# Is relation $\{(1,2),(2,3),(1,3),(3,1)\}$ symmetric and transitive?

$\{(1,2),(2,3),(1,3),(3,1)\}$ is our set.

According to this set, I know that it isn't reflexive. Because;

$\{(1,1),(2,2),(3,3),(4,4)\}$ are missing.

However, I also think that it's symmetric and transitive. Transitive because;

$\{(1,2),(2,3),(1,3)\}$

Symmetric because;

$\{(1,3),(3,1)\}$

Is it correct or to be symmetric, should each one of the subsets be symmetric? Like;

$\{(1,2),(2,1),(2,3),(3,2),(1,3),(3,1)\}$

Thanks!

• By definition, in order to say that a relation $R$ is symmetric, you should for all $x$ and $y$ have if $xRy$ then $yRx$. You have $(1,2)$ in the set, thus $(2,1)$ should also be contained which is not the case. Thus the relation is not symmetric. It is also not transitive since $(2,3)$ and $(3,1)$ are in the set but $(2,1)$ isn't. – Levent Dec 18 '16 at 14:07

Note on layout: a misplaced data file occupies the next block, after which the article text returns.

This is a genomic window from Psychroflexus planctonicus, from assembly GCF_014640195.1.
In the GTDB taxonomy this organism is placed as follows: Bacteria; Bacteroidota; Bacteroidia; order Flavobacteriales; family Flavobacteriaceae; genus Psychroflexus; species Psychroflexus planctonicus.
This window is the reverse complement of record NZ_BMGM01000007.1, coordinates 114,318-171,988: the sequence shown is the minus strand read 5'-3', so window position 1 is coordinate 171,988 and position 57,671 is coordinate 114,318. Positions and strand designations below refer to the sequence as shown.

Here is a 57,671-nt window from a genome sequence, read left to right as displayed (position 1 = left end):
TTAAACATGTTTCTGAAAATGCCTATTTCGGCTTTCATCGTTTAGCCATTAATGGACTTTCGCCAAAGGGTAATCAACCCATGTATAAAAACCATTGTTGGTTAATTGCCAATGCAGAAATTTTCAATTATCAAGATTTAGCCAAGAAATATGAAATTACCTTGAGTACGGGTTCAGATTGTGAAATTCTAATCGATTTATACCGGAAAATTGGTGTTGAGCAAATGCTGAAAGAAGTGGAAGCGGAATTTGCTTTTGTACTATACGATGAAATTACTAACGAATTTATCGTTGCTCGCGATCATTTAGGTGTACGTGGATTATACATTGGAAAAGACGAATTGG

It is not symmetric because for example $(1,2)$ is in the set but $(2,1)$ is not.

It is not transitive also because $(1,3)$ and $(3,1)$ are in the set, but $(1,1)$ is not.

The $\{(1,2),(2,1),(2,3),(3,2),(1,3),(3,1)\}$ will be indeed symmetric, but still not transitive. You still need to add $(1,1)$, $(2,2)$ and $(3,3)$ to make it transitive, and in this case it will also become reflexive on $\{1,2,3\}$, however it will not be reflexive on $\{1,2,3,4\}$ (for that you would need to include $(4,4)$ as well).